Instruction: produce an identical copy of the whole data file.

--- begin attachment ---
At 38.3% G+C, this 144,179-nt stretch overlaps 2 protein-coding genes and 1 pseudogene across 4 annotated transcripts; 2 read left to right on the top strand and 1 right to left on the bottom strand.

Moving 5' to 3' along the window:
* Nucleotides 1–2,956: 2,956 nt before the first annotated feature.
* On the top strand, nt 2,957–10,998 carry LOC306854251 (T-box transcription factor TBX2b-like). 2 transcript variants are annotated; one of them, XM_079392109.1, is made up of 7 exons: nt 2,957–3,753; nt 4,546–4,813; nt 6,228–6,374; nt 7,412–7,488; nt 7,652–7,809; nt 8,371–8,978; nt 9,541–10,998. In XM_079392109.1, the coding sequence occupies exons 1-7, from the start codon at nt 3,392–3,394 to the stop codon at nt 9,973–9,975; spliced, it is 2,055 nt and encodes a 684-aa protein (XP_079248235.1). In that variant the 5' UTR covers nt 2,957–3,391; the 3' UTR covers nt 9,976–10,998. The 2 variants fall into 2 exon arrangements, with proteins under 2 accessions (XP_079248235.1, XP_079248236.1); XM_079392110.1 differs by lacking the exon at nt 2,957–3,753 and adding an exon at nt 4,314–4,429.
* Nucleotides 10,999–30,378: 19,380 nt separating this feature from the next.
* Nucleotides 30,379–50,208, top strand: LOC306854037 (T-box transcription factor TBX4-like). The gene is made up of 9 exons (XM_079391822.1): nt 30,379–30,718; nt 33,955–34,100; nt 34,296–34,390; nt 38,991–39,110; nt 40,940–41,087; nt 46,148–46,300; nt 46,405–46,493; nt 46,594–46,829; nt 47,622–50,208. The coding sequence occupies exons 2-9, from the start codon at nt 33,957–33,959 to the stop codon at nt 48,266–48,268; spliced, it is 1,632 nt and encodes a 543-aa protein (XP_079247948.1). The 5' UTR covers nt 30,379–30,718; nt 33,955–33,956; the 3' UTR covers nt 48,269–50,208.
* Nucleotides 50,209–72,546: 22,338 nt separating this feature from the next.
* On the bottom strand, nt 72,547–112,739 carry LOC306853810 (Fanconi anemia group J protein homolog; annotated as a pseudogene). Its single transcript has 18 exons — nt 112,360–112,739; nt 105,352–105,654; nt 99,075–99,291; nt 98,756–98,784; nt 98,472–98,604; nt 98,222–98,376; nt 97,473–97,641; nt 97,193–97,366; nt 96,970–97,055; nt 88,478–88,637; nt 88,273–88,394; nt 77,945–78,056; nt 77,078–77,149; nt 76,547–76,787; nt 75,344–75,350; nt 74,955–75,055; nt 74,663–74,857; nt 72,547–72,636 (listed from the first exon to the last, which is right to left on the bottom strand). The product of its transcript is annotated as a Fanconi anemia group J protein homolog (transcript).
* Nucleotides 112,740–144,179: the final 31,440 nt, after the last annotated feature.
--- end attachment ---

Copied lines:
At 38.3% G+C, this 144,179-nt stretch overlaps 2 protein-coding genes and 1 pseudogene across 4 annotated transcripts; 2 read left to right on the top strand and 1 right to left on the bottom strand.

Moving 5' to 3' along the window:
* Nucleotides 1–2,956: 2,956 nt before the first annotated feature.
* On the top strand, nt 2,957–10,998 carry LOC306854251 (T-box transcription factor TBX2b-like). 2 transcript variants are annotated; one of them, XM_079392109.1, is made up of 7 exons: nt 2,957–3,753; nt 4,546–4,813; nt 6,228–6,374; nt 7,412–7,488; nt 7,652–7,809; nt 8,371–8,978; nt 9,541–10,998. In XM_079392109.1, the coding sequence occupies exons 1-7, from the start codon at nt 3,392–3,394 to the stop codon at nt 9,973–9,975; spliced, it is 2,055 nt and encodes a 684-aa protein (XP_079248235.1). In that variant the 5' UTR covers nt 2,957–3,391; the 3' UTR covers nt 9,976–10,998. The 2 variants fall into 2 exon arrangements, with proteins under 2 accessions (XP_079248235.1, XP_079248236.1); XM_079392110.1 differs by lacking the exon at nt 2,957–3,753 and adding an exon at nt 4,314–4,429.
* Nucleotides 10,999–30,378: 19,380 nt separating this feature from the next.
* Nucleotides 30,379–50,208, top strand: LOC306854037 (T-box transcription factor TBX4-like). The gene is made up of 9 exons (XM_079391822.1): nt 30,379–30,718; nt 33,955–34,100; nt 34,296–34,390; nt 38,991–39,110; nt 40,940–41,087; nt 46,148–46,300; nt 46,405–46,493; nt 46,594–46,829; nt 47,622–50,208. The coding sequence occupies exons 2-9, from the start codon at nt 33,957–33,959 to the stop codon at nt 48,266–48,268; spliced, it is 1,632 nt and encodes a 543-aa protein (XP_079247948.1). The 5' UTR covers nt 30,379–30,718; nt 33,955–33,956; the 3' UTR covers nt 48,269–50,208.
* Nucleotides 50,209–72,546: 22,338 nt separating this feature from the next.
* On the bottom strand, nt 72,547–112,739 carry LOC306853810 (Fanconi anemia group J protein homolog; annotated as a pseudogene). Its single transcript has 18 exons — nt 112,360–112,739; nt 105,352–105,654; nt 99,075–99,291; nt 98,756–98,784; nt 98,472–98,604; nt 98,222–98,376; nt 97,473–97,641; nt 97,193–97,366; nt 96,970–97,055; nt 88,478–88,637; nt 88,273–88,394; nt 77,945–78,056; nt 77,078–77,149; nt 76,547–76,787; nt 75,344–75,350; nt 74,955–75,055; nt 74,663–74,857; nt 72,547–72,636 (listed from the first exon to the last, which is right to left on the bottom strand). The product of its transcript is annotated as a Fanconi anemia group J protein homolog (transcript).
* Nucleotides 112,740–144,179: the final 31,440 nt, after the last annotated feature.